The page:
and the idea that we Americans are too quick to judge that others less fortunate either didn’t work hard enough or have character flaws. I agree with Kristof that the idea of giving others “grace,” is a much better and more nuanced approach.
Please Follow Me on Twitter—The Goal is 1300 Followers:
Last year, I shot for 1000 Twitter followers but fell short—I made it to 901. This year, my goal is 1300 followers. Why? The larger my footprint, the better I can get out a message about compassion for others and for self. Currently, I have 916 followers, so would you please follow me? The Twitter handle is @elliekrug. Thanks!
Please Follow me On Instagram:
Would you please follow me on that as well? (I know, I sure ask a lot from you…) The Instagram handle is @elliejkrug. Make sure to include the “j”; otherwise you’ll start to follow a 23-year-old blonde Victoria Secret model—sadly, that would not be me!
Past and Upcoming Talks/Trainings and General Stuff:
February will have me traveling to Chicago to speak at Neal, Geber & Eisenberg; I’ll also spend a day and a half training Hiway Federal Credit Union in St. Paul. On the horizon is traveling to Carlsbad CA to speak on an American Bar Association panel re: LGBTQ humans. See my Upcoming Engagements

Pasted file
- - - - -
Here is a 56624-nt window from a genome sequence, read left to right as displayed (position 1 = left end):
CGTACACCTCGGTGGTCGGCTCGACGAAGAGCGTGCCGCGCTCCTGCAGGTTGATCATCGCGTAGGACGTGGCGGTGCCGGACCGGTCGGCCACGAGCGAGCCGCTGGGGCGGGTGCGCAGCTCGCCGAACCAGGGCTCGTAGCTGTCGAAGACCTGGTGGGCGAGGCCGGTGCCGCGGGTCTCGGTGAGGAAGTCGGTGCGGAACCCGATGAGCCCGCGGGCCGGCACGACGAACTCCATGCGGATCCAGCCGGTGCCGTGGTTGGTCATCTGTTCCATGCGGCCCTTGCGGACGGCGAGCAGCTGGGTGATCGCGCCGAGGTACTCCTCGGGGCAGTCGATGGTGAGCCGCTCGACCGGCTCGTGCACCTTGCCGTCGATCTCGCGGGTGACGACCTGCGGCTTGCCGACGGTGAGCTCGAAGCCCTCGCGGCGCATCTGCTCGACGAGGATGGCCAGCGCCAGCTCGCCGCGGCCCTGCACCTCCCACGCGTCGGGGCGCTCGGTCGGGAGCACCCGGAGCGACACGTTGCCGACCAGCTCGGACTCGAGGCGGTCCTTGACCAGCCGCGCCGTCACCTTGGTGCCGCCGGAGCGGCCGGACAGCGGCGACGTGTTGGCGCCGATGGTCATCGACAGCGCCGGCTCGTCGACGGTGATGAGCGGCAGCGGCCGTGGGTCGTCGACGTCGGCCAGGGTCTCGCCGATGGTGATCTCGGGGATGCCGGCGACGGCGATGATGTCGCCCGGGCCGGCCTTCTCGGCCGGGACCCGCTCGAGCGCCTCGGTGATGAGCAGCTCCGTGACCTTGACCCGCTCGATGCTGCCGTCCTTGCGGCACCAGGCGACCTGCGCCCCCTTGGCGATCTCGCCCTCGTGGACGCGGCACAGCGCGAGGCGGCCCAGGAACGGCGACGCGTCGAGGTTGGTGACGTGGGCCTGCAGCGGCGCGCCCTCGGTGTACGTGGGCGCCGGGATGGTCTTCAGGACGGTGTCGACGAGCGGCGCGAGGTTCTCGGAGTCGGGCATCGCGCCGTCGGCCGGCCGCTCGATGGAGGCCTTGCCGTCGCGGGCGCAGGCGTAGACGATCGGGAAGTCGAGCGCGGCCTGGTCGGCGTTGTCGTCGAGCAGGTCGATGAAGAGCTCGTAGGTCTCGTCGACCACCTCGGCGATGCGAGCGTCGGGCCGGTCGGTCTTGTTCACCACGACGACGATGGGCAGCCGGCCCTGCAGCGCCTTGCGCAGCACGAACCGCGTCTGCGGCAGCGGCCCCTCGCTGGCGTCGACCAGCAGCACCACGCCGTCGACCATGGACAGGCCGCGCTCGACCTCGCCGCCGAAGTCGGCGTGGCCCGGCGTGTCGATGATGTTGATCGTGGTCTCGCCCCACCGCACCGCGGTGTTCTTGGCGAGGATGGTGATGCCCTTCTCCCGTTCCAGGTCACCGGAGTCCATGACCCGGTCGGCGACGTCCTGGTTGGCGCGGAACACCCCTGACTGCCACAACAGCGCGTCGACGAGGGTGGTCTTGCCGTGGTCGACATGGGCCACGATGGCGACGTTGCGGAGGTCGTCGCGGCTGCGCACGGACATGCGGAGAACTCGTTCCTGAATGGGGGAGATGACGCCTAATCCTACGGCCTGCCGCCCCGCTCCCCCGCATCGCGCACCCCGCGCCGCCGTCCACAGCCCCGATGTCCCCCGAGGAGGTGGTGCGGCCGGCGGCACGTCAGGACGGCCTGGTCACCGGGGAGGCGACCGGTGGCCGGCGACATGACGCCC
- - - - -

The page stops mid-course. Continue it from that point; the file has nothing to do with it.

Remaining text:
Want to Support My Work toward Fostering Greater Compassion and Human Inclusivity?
My goal is to do more work in greater MN and other parts of the country where access to compassion/human inclusivity training is limited or nonexistent. If you’d like to support this work, please consider donating to
Human Ripple Works, Inc.
, a nonprofit that others have set up to fund my expenses (but not my fees) to do work in places/for organizations that can’t afford to pay for training. (I work with nonprofits or under-funded agencies for free or at a greatly reduced fee in these locals.) Thanks for considering this!
is a work in progress, so please, I welcome your suggestions and comments! Please share this newsletter with others, too!
Thank you for helping to make the world a better place! I'm at your side, cheering you on, I promise! Please have compassion for yourself and for others.
Encouraging Open Hearts and Thriving Human Spirits
Human Inspiration Works, LLC: We make "inclusion" an action word